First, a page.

Aims. The study of the observational properties of uncommonly long bursts from low luminosity sources is important when investigating the transition from a hydrogen - rich bursting regime to a pure helium regime and from helium burning to carbon burning as predicted by current burst theories. On a few occasions X-ray bursts have been observed with extended decay times up to several tens of minutes, intermediate between usual type I X-ray bursts and so-called superbursts. Methods. IGR J17254-3257 is a recently discovered X-ray burster of which only two bursts have been recorded: an ordinary short type I X-ray burst, and a 15 min long burst. The properties of the X-ray bursts observed from IGR J17254-3257 are investigated. The broad-band spectrum of the persistent emission in the 0.3-100 keV energy band is studied using contemporaneous INTEGRAL and XMM-Newton data. Results. A refined position of IGR J17254-3257 is given and an upper limit to its distance is estimated to about 14.5 kpc. The persistent bolometric flux of 1.1 x 10(-10) erg cm(-2) s(-1) corresponds, at the canonical distance of 8 kpc, to L-pers approximate to 8.4 x 1035 erg s(-1) between 0.1-100 keV, which translates to a mean accretion rate of about 7 x 10(-11) M-circle dot yr(-1). Conclusions. The low X-ray persistent luminosity of IGR J17254-3257 seems to indicate the source may be in a state of low accretion rate usually associated with a hard spectrum in the X-ray range. The nuclear burning regime may be intermediate between pure He and mixed H/He burning. The long burst is the result of the accumulation of a thick He layer, while the short one is a prematurate H-triggered He burning burst at a slightly lower accretion rate.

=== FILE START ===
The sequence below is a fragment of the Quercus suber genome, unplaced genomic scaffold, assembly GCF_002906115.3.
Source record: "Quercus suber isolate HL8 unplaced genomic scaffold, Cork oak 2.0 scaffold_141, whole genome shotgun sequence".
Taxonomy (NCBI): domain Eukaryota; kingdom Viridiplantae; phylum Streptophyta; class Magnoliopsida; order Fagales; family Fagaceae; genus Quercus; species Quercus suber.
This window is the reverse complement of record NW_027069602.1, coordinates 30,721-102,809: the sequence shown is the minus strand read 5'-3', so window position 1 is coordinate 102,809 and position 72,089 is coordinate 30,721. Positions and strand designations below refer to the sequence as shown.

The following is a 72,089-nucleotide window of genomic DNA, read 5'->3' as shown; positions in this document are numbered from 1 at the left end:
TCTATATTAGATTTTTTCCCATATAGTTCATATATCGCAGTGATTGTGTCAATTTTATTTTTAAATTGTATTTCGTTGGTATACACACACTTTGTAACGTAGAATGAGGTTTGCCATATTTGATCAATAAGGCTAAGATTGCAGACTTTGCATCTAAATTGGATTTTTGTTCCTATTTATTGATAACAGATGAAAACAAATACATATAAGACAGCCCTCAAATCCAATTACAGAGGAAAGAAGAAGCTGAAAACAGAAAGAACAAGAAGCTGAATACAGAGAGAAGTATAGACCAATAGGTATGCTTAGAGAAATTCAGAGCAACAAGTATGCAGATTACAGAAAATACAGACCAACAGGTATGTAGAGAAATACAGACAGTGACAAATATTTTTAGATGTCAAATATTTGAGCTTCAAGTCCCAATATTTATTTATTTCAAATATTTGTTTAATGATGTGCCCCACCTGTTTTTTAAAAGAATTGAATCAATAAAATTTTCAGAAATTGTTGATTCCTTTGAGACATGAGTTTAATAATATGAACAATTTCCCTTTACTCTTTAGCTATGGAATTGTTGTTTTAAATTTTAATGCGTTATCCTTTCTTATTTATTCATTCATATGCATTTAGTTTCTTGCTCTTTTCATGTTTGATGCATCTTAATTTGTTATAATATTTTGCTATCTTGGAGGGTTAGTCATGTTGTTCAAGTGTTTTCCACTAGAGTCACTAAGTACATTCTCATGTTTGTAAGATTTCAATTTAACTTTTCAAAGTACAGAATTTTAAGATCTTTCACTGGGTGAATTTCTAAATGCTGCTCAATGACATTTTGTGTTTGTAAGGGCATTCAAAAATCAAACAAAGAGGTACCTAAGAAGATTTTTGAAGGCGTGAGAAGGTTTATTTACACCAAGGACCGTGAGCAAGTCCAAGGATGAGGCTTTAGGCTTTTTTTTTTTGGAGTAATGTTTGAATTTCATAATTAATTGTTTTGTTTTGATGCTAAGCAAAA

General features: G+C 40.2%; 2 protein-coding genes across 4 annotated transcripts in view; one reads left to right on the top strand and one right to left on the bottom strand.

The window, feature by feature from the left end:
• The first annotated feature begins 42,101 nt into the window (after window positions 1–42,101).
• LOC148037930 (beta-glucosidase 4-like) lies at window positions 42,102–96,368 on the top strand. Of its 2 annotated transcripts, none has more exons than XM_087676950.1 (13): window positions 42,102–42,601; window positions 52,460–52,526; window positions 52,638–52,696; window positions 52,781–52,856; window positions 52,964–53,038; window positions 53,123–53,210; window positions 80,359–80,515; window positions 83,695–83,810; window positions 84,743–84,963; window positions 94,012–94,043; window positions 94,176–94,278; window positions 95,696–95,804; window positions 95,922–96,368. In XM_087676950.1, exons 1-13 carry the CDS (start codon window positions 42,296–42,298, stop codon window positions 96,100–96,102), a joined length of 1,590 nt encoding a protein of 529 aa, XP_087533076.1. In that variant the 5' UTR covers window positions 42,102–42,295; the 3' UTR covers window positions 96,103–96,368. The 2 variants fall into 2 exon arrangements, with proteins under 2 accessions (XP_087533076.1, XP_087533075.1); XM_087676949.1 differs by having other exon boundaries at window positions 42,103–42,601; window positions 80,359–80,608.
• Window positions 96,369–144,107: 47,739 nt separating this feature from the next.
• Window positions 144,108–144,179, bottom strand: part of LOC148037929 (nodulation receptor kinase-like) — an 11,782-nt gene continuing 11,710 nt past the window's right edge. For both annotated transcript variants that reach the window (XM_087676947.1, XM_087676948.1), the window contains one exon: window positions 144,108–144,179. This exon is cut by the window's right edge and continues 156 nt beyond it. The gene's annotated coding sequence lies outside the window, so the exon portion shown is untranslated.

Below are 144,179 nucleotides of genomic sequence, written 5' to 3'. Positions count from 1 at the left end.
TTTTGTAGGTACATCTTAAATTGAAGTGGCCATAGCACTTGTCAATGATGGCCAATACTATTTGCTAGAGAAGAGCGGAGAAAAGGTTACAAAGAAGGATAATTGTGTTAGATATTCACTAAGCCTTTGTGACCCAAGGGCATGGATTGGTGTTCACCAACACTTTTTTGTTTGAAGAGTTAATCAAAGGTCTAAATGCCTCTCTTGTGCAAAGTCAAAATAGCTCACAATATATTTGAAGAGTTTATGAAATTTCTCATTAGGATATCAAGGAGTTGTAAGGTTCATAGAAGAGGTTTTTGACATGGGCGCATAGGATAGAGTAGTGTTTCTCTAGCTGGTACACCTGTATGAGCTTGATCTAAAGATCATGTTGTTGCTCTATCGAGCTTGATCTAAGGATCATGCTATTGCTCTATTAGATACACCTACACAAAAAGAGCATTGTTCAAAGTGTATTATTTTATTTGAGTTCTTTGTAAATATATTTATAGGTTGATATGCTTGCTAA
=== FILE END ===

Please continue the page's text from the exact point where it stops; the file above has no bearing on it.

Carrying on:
- X-rays : bursts
- stars : individual : IGR J17254-3257 (1RXS J172525.5-325717)
- binaries : close
- stars : neutron